Meanwhile, population growth has increased recently, driven by immigration. This, too, has varied across regions. Provinces such as British Columbia, Ontario and Quebec, where job growth has been strong, continue to attract the bulk of new immigrants. This combination of job growth and rising population has supported a rebound in housing over the past year.
Should this housing rebound continue, we will be watching for signs of extrapolative expectations returning to certain major housing markets—in other words, froth. The fact is, the fundamental demand for housing appears to be outpacing our ability to build new homes, which can put renewed upward pressure on prices. It can be very unhealthy when the situation becomes speculative because it can lead to a sudden downdraft in house prices later, with wider implications for the economy.
Stronger housing activity also means more household debt, of course, which continues to be Canada’s biggest financial system vulnerability. The good news is that with the B-20 guideline working to reduce the riskiest borrowing, we are confident that the stock of household debt is becoming less of a threat over time.
Assessing the economy’s capacity
The third area is business investment. As you know, the trend in business investment has been running below expectations for the past three years. We ascribe this mainly to uncertainty around trade rules.
However, we received a surprise with the national accounts data for the third quarter, which were published at the end of November. This report showed unexpectedly strong growth in business investment. What is more, previous data were revised upward quite significantly.
Staff have been digging into the data, aiming to get a better understanding of what is happening with investment. This is crucial to the outlook for the economy because investment is both important for growth and vital for building the economy’s productive capacity. And the whole concept of investment is evolving with the digitalization of the economy, making it much harder for Statistics Canada to measure. We will have a more complete narrative around this issue in a couple of weeks. But one element that I can mention today is that the revisions have made the federal government’s infrastructure program more visible in the data.
What are financial markets telling us?
The fourth major area for us is to understand what financial markets are telling us. You may recall that a year ago many commentators were talking about the inverted yield curve—short-term interest rates were higher than long-term yields in many markets. Some took this as a sign of imminent recession in Canada and elsewhere. At the time, we were forecasting economic growth for 2019 of close to 2 percent, and some saw this as far too optimistic.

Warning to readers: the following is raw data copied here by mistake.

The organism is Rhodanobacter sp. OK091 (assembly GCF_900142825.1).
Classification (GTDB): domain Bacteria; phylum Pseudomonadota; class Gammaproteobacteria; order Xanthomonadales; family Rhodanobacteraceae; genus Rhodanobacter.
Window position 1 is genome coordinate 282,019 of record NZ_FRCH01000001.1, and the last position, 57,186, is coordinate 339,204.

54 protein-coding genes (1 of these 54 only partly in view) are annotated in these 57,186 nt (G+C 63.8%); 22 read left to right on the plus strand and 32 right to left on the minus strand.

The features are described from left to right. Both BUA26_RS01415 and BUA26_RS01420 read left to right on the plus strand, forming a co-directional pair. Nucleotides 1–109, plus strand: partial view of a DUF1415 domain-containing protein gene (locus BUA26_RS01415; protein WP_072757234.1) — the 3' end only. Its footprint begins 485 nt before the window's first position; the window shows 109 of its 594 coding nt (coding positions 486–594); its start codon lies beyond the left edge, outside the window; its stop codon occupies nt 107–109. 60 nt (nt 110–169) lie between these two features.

By last October, the Bank was estimating 2019 growth would be about 1.5 percent—a little less than what we had said a year ago, but not too far out of line. The final result will depend on the fourth quarter, but the point is, the dreaded inverted yield curve did not lead to a recession last year. There is certainly some historical correlation between inverted yield curves and recessions. However, in a period of low interest rates and generally flat yield curves, we may see more frequent inversions that indicate slowdowns, rather than recessions.
Meanwhile, many stock markets have been posting record highs lately. This suggests that markets are taking a relatively positive view of the prospects for corporate earnings, despite all the uncertainty over the global trading environment. Certainly, it seems that the potential downside risks have eased as the United States and China approach a deal. This all bears watching during the coming year. Perhaps the lesson from all of this is this: never ignore what markets are telling you, but keep in mind that they are prone to exaggeration.
New $5 note coming
That gives us at least four things to talk about in the fireside chat. But I want to make it five. That is because the Bank of Canada is close to announcing plans for a new $5 bank note. An ongoing priority for us at the Bank is providing Canadians with bank notes that include the latest security features so that they can continue to use them with confidence.
I can tell you today that we will soon be launching public consultations about who should appear on the new $5 note. This will be similar to the public consultations that led to the selection of Viola Desmond for the $10 note. This time we will be asking all Canadians to nominate any historic Canadian—someone who is truly banknote-able. So stay tuned for details about how you can get involved, coming around the end of the month.
With that, let us now turn to our discussion.